Okafor (1983), asserts that net investment is the difference between gross and replacement of investment.              
Nwadikom (1985), observes that foreign investment is a type of investment whether in real or financial assets across the national boundaries of the investor, with the principal objectives of maximizing the objective function of the investor. Foreign Investment may be undertaking by individuals, firms and the governments. Fundamentally, foreign investments fall into two broad distinctive categories portfolio and direct investment. 
Direct investment implies an investment in a foreign country where the investor retains control over the investment. It typically takes the form of a foreign firm floating a subsidiary firm or taking over control of an existing firm in the country in question.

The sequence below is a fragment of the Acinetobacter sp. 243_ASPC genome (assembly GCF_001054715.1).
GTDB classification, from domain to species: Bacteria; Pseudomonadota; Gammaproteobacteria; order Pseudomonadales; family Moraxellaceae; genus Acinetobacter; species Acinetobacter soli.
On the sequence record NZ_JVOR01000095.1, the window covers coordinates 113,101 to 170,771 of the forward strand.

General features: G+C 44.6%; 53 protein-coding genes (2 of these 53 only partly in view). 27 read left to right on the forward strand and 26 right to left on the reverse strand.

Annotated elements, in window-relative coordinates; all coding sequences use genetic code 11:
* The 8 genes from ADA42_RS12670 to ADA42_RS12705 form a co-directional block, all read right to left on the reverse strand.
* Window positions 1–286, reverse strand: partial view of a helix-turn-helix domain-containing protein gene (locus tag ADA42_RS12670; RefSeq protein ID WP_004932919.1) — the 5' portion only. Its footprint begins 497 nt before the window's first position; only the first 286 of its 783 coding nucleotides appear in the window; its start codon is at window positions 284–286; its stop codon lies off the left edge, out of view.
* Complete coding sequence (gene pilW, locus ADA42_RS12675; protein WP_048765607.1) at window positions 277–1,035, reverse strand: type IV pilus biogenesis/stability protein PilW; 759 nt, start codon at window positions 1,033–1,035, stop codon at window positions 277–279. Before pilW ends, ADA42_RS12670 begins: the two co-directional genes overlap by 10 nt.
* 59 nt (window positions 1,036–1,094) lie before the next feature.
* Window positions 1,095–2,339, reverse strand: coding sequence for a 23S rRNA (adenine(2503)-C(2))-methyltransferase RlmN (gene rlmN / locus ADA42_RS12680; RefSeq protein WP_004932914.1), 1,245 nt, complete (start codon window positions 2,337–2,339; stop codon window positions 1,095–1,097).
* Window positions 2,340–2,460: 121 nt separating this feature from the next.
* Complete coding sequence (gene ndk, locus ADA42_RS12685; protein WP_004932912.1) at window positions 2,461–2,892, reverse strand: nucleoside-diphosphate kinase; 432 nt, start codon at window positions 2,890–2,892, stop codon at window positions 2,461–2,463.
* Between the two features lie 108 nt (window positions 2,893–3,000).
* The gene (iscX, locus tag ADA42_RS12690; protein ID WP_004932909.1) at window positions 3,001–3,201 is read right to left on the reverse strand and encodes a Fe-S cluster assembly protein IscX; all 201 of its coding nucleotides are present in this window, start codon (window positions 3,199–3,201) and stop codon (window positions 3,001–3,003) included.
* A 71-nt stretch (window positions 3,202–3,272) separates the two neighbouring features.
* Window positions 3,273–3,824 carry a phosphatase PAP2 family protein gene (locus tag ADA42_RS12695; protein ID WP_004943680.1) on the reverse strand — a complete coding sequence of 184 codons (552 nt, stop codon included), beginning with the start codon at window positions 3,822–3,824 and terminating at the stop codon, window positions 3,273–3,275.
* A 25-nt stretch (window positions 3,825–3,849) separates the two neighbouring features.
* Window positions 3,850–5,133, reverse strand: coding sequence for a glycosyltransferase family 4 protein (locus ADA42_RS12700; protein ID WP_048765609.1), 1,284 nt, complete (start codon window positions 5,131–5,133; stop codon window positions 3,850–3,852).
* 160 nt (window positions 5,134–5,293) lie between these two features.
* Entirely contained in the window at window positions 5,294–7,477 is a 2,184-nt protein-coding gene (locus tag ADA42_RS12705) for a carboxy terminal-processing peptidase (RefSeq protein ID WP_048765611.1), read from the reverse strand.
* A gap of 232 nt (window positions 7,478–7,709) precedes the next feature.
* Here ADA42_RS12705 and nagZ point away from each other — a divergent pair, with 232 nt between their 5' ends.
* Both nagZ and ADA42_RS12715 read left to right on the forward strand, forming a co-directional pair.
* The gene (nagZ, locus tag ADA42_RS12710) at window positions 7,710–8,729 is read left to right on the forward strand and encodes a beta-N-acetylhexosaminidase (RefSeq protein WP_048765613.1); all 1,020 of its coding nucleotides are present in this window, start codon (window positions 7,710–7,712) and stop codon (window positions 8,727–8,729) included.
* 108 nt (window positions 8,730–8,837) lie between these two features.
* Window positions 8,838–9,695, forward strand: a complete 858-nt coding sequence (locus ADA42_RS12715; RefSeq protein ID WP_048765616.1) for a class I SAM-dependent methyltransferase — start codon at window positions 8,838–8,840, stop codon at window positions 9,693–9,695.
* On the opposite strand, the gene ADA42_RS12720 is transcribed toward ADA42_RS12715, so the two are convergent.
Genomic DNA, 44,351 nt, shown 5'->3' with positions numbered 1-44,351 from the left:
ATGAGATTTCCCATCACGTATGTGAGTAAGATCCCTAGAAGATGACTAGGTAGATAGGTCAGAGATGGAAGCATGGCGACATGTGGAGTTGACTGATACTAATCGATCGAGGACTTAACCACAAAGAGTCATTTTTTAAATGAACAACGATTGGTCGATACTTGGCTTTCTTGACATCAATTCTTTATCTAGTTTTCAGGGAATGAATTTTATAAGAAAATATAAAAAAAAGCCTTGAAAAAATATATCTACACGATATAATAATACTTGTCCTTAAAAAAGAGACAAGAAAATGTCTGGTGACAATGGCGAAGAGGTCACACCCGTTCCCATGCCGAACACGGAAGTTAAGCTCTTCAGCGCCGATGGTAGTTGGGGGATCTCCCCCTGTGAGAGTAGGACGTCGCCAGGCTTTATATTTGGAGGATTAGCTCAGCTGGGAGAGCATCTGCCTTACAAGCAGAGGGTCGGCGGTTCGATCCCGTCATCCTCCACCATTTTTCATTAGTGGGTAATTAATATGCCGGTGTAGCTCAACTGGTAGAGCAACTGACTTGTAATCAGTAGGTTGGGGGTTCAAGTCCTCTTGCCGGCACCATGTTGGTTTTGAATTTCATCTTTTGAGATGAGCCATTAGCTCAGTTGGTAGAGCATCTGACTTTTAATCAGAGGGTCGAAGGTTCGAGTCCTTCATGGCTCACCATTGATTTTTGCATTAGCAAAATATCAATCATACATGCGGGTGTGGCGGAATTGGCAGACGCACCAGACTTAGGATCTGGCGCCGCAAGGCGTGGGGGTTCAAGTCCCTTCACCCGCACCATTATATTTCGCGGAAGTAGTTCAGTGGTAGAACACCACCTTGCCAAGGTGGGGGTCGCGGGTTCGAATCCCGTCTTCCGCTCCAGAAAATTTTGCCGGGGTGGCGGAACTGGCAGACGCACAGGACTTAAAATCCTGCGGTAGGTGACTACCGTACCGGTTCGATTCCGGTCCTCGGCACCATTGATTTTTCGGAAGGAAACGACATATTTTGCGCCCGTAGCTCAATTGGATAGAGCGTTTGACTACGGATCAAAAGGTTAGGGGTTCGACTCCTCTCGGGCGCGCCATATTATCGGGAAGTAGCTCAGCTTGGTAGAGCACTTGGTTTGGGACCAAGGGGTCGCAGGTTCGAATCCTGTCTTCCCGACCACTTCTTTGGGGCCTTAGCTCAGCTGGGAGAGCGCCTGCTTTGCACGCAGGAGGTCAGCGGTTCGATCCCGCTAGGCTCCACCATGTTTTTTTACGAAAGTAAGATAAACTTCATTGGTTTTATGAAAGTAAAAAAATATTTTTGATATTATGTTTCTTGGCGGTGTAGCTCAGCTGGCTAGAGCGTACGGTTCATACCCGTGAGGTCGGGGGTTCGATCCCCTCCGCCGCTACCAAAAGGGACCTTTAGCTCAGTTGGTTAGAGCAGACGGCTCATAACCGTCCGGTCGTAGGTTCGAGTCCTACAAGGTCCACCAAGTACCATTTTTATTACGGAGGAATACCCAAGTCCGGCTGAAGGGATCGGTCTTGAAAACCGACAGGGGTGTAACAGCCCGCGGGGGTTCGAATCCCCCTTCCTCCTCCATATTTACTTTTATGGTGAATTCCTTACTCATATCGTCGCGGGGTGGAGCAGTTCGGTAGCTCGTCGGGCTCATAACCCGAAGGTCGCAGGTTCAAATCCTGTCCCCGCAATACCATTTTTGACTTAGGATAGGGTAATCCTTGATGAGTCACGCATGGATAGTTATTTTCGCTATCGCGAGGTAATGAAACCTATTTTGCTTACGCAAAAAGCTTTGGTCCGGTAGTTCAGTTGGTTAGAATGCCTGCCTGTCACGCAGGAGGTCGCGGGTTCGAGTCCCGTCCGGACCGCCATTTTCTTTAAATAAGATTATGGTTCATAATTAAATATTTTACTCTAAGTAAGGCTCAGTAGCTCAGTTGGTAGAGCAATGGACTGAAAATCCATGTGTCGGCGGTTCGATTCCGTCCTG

Direct investments have always attracted a great deal of attention and have given rise to heated controversies, some economists saw it as a natural consequences of maturing capitalism. 
Chikelezie (1988: 8) observes that in recent years, direct investment have attracted renewed interest in both developed and developing nations. 
Foreign direct investment is perceived as a way of filling gaps between the domestically available supplies of savings (domestic investors), Foreign exchange, government revenues, skills and planned level of these resources necessary to achieve economic development.